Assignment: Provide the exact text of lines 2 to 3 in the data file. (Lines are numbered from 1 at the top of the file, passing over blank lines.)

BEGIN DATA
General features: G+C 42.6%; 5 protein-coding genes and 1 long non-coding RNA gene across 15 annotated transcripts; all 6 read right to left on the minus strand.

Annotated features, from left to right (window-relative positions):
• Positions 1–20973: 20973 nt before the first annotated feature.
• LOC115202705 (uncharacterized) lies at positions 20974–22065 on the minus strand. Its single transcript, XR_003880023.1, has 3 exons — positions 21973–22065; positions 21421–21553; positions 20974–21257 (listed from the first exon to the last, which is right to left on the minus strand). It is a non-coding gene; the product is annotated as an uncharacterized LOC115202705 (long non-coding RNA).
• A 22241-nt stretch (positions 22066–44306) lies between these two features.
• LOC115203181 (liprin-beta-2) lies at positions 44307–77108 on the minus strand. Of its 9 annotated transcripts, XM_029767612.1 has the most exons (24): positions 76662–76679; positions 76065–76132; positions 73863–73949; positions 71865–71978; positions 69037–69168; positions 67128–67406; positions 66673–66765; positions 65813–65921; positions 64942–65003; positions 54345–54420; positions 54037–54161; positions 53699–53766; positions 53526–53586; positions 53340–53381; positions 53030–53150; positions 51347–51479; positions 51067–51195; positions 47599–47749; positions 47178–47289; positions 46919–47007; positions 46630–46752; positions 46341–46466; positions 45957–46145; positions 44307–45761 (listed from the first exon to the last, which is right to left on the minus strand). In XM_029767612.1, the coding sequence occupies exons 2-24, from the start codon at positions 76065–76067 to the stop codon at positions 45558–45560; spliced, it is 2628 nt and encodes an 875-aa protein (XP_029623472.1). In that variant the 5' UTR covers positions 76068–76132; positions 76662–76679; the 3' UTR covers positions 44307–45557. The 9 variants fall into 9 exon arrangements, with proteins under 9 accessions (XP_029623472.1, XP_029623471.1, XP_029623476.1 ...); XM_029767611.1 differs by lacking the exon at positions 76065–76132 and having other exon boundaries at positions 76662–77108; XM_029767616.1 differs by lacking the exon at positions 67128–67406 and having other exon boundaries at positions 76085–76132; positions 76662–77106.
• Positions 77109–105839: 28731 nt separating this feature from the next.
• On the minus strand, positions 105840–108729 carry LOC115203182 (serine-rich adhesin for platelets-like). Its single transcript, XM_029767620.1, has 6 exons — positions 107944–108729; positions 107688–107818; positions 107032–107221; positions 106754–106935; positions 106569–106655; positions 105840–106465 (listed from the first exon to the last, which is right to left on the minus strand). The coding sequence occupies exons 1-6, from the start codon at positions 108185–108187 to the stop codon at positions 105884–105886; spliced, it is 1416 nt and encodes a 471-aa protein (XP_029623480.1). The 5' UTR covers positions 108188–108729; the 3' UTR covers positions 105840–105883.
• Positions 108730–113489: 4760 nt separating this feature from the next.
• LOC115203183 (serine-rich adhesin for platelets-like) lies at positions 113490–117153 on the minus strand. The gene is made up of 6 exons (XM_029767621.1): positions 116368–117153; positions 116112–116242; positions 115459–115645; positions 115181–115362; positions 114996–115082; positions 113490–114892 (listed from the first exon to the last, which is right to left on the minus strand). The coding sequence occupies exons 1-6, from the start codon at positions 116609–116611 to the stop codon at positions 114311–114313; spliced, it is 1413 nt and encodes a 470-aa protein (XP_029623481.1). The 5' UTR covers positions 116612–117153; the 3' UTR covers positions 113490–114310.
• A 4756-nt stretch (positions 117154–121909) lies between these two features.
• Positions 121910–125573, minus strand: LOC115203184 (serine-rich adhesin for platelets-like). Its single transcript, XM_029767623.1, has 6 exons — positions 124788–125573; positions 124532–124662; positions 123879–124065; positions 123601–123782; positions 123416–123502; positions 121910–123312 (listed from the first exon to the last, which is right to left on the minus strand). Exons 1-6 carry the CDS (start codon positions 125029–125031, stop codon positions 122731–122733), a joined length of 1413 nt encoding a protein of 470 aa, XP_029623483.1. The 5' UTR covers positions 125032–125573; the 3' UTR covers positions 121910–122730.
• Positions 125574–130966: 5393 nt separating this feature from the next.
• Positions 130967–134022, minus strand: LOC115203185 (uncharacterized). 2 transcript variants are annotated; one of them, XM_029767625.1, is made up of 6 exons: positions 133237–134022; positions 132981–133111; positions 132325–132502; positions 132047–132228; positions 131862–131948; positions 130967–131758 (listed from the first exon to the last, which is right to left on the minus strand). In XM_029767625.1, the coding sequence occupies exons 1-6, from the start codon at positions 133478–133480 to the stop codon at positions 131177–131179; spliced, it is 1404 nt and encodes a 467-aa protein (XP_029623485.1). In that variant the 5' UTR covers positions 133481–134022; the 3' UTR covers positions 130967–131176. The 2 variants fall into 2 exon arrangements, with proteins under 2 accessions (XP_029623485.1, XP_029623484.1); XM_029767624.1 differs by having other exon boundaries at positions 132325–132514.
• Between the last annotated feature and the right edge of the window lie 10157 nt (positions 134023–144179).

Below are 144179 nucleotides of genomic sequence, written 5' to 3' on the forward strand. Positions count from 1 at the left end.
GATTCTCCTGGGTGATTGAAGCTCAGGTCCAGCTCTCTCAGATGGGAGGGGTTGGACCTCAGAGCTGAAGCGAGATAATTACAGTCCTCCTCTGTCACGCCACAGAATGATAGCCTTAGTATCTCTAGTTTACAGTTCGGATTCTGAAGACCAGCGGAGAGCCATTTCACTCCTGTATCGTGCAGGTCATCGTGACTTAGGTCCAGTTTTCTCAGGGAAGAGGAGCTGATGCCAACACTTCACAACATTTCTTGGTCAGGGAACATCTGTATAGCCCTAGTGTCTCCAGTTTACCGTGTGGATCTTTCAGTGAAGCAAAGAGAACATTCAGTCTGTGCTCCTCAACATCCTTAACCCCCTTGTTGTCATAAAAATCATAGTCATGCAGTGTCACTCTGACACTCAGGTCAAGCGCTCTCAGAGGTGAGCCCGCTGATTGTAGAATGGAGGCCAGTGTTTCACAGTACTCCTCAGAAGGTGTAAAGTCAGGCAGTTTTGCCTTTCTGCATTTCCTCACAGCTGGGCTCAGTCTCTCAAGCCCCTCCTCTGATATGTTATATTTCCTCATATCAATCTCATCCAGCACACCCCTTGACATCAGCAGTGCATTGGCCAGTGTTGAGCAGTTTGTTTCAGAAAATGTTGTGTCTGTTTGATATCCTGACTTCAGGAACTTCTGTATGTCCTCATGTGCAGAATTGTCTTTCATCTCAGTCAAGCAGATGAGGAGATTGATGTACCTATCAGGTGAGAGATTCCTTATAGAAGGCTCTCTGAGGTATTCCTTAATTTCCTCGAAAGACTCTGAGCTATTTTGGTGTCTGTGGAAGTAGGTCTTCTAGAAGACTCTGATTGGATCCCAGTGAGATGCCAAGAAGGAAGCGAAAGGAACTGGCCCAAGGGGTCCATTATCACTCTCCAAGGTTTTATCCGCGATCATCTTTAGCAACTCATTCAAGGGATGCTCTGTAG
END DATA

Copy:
Annotated features, from left to right (window-relative positions):
• Positions 1–20973: 20973 nt before the first annotated feature.